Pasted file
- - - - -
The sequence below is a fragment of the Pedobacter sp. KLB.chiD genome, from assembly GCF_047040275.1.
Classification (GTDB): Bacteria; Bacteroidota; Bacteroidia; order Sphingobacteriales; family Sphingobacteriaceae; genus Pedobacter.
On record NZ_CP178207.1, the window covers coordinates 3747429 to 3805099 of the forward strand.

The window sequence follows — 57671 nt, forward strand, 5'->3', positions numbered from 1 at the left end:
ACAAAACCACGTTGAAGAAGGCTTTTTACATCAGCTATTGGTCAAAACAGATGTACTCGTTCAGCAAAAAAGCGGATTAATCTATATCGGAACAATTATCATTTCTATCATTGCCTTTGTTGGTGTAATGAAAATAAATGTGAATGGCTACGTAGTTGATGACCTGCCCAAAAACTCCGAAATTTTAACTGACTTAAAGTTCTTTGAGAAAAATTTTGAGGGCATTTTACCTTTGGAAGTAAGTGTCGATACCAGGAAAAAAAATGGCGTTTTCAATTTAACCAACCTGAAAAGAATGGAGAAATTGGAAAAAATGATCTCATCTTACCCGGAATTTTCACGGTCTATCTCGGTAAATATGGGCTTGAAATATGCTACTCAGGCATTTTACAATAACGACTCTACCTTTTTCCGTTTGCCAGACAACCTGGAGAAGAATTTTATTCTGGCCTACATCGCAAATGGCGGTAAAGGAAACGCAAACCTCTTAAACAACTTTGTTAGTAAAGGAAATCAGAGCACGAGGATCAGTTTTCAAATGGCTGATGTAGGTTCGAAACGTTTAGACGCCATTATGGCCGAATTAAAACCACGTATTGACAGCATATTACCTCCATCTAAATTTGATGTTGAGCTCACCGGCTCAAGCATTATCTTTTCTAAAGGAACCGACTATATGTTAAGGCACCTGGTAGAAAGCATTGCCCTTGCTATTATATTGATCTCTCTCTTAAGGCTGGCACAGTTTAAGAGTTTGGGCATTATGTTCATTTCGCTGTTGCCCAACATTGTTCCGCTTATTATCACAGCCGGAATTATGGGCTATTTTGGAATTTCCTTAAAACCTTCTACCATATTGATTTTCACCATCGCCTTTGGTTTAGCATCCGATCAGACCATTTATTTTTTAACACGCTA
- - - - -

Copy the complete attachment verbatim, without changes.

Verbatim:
The sequence below is a fragment of the Pedobacter sp. KLB.chiD genome, from assembly GCF_047040275.1.
Classification (GTDB): Bacteria; Bacteroidota; Bacteroidia; order Sphingobacteriales; family Sphingobacteriaceae; genus Pedobacter.
On record NZ_CP178207.1, the window covers coordinates 3747429 to 3805099 of the forward strand.

The window sequence follows — 57671 nt, forward strand, 5'->3', positions numbered from 1 at the left end:
ACAAAACCACGTTGAAGAAGGCTTTTTACATCAGCTATTGGTCAAAACAGATGTACTCGTTCAGCAAAAAAGCGGATTAATCTATATCGGAACAATTATCATTTCTATCATTGCCTTTGTTGGTGTAATGAAAATAAATGTGAATGGCTACGTAGTTGATGACCTGCCCAAAAACTCCGAAATTTTAACTGACTTAAAGTTCTTTGAGAAAAATTTTGAGGGCATTTTACCTTTGGAAGTAAGTGTCGATACCAGGAAAAAAAATGGCGTTTTCAATTTAACCAACCTGAAAAGAATGGAGAAATTGGAAAAAATGATCTCATCTTACCCGGAATTTTCACGGTCTATCTCGGTAAATATGGGCTTGAAATATGCTACTCAGGCATTTTACAATAACGACTCTACCTTTTTCCGTTTGCCAGACAACCTGGAGAAGAATTTTATTCTGGCCTACATCGCAAATGGCGGTAAAGGAAACGCAAACCTCTTAAACAACTTTGTTAGTAAAGGAAATCAGAGCACGAGGATCAGTTTTCAAATGGCTGATGTAGGTTCGAAACGTTTAGACGCCATTATGGCCGAATTAAAACCACGTATTGACAGCATATTACCTCCATCTAAATTTGATGTTGAGCTCACCGGCTCAAGCATTATCTTTTCTAAAGGAACCGACTATATGTTAAGGCACCTGGTAGAAAGCATTGCCCTTGCTATTATATTGATCTCTCTCTTAAGGCTGGCACAGTTTAAGAGTTTGGGCATTATGTTCATTTCGCTGTTGCCCAACATTGTTCCGCTTATTATCACAGCCGGAATTATGGGCTATTTTGGAATTTCCTTAAAACCTTCTACCATATTGATTTTCACCATCGCCTTTGGTTTAGCATCCGATCAGACCATTTATTTTTTAACACGCTA